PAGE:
The meadow unifies the landscape and emphasizes the contours of the restored terrain. In cultivating nearly forty acres of meadow spread throughout the grounds, we chose specific grasses and wildflowers that will nurture a balanced ecosystem. Over time, the grasses will grow to about three feet in height.
Landscape architects make a direct, tangible, and positive impact on the world. Today, critical questions concerning urbanization, dwindling resources, environmental justice, and changing climate patterns have brought landscape architects to rethink their own practices and expand their theoretical engagement. Design and planning projects are increasingly systemic and projective, addressing economic, social, cultural, and physical factors over large scales and long time frames.
Both the Bachelor of Science in Landscape Architecture and the Master of Landscape Architecture programs are accredited by the Landscape Architectural Accreditation Board of the American Society of Landscape Architects. The BSLA is the only accredited landscape architecture undergraduate program in the state of Ohio.
The world is full of interesting features beyond roads and houses. The landscapelayer emphasises natural features and is a perfect display for those interestedin nature, the countryside, and life beyond the city.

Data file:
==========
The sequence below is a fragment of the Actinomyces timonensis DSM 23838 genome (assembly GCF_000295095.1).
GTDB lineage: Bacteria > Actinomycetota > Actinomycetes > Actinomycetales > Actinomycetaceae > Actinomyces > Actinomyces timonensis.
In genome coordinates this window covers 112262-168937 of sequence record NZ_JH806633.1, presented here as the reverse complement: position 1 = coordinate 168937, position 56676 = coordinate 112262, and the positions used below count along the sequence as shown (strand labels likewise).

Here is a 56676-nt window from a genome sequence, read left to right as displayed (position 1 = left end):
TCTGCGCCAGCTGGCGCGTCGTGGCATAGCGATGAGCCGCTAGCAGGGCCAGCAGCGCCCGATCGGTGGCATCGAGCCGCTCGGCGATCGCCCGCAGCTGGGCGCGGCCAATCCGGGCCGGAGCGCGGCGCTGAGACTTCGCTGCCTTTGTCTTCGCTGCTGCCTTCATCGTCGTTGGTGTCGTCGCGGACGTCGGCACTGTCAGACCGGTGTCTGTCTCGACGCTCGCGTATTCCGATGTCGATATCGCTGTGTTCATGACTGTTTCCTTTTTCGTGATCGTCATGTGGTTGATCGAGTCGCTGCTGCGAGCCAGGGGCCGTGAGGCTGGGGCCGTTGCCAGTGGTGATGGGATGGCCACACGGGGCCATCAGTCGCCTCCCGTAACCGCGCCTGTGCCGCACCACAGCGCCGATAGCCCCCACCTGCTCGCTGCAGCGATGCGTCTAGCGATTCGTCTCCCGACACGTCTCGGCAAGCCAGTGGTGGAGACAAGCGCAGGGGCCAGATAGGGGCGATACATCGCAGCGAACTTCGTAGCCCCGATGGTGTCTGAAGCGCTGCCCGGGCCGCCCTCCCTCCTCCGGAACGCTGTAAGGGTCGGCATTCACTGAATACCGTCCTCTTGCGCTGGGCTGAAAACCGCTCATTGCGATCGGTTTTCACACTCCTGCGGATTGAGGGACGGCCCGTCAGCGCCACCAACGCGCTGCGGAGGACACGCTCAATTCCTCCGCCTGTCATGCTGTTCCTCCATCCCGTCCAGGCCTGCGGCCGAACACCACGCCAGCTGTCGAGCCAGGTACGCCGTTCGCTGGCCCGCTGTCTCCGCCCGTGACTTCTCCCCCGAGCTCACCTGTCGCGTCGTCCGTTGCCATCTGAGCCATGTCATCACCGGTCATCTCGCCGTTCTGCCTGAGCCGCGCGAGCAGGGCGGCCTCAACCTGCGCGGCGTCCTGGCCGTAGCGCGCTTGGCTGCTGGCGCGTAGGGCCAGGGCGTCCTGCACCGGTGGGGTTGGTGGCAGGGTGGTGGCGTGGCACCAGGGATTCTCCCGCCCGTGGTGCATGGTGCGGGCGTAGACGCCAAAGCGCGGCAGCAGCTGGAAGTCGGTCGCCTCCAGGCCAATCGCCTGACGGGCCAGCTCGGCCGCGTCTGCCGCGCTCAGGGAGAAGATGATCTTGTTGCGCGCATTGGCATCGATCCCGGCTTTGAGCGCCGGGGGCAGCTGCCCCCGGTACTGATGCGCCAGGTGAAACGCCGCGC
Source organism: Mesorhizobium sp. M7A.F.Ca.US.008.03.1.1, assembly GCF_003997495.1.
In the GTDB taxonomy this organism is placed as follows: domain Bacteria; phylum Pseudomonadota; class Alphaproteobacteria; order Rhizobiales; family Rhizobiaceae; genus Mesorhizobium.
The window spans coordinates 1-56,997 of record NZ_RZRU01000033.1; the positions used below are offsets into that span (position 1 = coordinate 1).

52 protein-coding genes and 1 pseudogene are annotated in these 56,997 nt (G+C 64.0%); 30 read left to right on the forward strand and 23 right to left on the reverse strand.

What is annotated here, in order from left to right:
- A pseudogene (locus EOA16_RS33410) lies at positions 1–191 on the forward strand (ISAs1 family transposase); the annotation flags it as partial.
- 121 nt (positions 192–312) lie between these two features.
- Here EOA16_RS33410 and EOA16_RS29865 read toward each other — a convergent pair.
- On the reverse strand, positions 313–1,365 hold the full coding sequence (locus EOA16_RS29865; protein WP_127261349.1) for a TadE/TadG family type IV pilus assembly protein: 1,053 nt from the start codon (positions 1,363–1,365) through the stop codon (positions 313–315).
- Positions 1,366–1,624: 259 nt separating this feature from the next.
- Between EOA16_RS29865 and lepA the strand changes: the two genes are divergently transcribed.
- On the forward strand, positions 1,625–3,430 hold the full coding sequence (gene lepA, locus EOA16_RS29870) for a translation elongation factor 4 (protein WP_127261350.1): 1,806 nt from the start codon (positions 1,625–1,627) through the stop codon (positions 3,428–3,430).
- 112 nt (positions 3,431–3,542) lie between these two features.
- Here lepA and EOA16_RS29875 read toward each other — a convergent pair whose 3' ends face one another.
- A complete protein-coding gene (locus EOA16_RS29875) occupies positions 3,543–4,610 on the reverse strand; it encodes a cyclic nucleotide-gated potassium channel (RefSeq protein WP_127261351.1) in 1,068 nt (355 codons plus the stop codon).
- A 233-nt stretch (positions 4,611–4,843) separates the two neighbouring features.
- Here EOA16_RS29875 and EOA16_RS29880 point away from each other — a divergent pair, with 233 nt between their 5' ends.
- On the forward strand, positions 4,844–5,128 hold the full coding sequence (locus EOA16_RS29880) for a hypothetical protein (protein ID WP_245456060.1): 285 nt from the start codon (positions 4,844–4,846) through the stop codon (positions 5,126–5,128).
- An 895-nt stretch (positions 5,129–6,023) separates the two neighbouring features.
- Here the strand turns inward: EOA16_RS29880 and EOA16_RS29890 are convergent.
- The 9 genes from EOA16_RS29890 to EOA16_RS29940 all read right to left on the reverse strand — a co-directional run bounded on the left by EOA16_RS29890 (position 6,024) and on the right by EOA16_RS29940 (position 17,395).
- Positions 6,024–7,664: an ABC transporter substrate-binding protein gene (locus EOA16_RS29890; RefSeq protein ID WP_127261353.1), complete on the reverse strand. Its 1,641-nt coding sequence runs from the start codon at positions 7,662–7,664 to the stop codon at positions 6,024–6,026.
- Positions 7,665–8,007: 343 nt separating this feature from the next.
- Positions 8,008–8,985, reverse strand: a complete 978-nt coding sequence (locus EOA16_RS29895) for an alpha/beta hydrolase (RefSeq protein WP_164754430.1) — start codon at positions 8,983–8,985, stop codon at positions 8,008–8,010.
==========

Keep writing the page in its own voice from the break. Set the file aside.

Since its founding in 1900, it has played a singular role in the development of landscape architecture as a profession, an academic discipline, and as a medium of design that engages urbanism, environmentalism, and culture. The mission of Landscape Architecture at Harvard is to advance research and innovative design practices in the natural and built environments, as they intersect with processes of urbanization and the urgent challenges posed by a changing climate, including widespread environmental and social inequities. Candidates in the Master in Landscape Architecture (MLA) Program work with an internationally recognized faculty, and explore the multiple ways that landscapes positively contribute to the complexities of the contemporary city, to a more equitable distribution of ecological and environmental resources, and to the creation of better futures across all regions of the world.
Landscape architecture today enjoys greater cultural relevance, public visibility, and potential for professional leadership than at any time in recent history. The Department has been among the most significant centers in the world for the production and dissemination of landscape knowledge. The Department aspires to be the preeminent venue for the education of landscape architects as they are increasingly called upon as design professionals uniquely capable of representing and responding to the challenges found at the intersection of design culture, urbanization and environment. 041b061a72